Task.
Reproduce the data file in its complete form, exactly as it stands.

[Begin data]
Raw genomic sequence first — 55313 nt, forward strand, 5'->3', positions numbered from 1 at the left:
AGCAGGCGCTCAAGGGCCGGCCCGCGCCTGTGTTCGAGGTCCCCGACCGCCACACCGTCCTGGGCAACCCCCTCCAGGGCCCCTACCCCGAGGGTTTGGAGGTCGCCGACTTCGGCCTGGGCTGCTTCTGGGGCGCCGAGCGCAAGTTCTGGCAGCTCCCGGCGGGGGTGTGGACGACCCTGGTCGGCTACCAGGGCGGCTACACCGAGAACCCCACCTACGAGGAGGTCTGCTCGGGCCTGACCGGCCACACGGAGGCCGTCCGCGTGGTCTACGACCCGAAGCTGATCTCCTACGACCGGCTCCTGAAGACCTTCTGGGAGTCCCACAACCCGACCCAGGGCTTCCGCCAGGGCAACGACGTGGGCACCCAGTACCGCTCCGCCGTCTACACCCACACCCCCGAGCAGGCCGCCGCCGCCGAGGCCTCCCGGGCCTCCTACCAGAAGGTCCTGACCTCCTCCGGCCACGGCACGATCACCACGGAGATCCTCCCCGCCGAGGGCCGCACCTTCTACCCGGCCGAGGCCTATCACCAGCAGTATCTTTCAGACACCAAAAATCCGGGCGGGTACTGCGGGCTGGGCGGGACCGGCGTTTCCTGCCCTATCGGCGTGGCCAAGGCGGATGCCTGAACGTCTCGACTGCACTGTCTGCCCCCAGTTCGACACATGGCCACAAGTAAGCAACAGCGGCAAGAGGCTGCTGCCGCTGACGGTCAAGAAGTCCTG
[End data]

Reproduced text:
Raw genomic sequence first — 55313 nt, forward strand, 5'->3', positions numbered from 1 at the left:
AGCAGGCGCTCAAGGGCCGGCCCGCGCCTGTGTTCGAGGTCCCCGACCGCCACACCGTCCTGGGCAACCCCCTCCAGGGCCCCTACCCCGAGGGTTTGGAGGTCGCCGACTTCGGCCTGGGCTGCTTCTGGGGCGCCGAGCGCAAGTTCTGGCAGCTCCCGGCGGGGGTGTGGACGACCCTGGTCGGCTACCAGGGCGGCTACACCGAGAACCCCACCTACGAGGAGGTCTGCTCGGGCCTGACCGGCCACACGGAGGCCGTCCGCGTGGTCTACGACCCGAAGCTGATCTCCTACGACCGGCTCCTGAAGACCTTCTGGGAGTCCCACAACCCGACCCAGGGCTTCCGCCAGGGCAACGACGTGGGCACCCAGTACCGCTCCGCCGTCTACACCCACACCCCCGAGCAGGCCGCCGCCGCCGAGGCCTCCCGGGCCTCCTACCAGAAGGTCCTGACCTCCTCCGGCCACGGCACGATCACCACGGAGATCCTCCCCGCCGAGGGCCGCACCTTCTACCCGGCCGAGGCCTATCACCAGCAGTATCTTTCAGACACCAAAAATCCGGGCGGGTACTGCGGGCTGGGCGGGACCGGCGTTTCCTGCCCTATCGGCGTGGCCAAGGCGGATGCCTGAACGTCTCGACTGCACTGTCTGCCCCCAGTTCGACACATGGCCACAAGTAAGCAACAGCGGCAAGAGGCTGCTGCCGCTGACGGTCAAGAAGTCCTG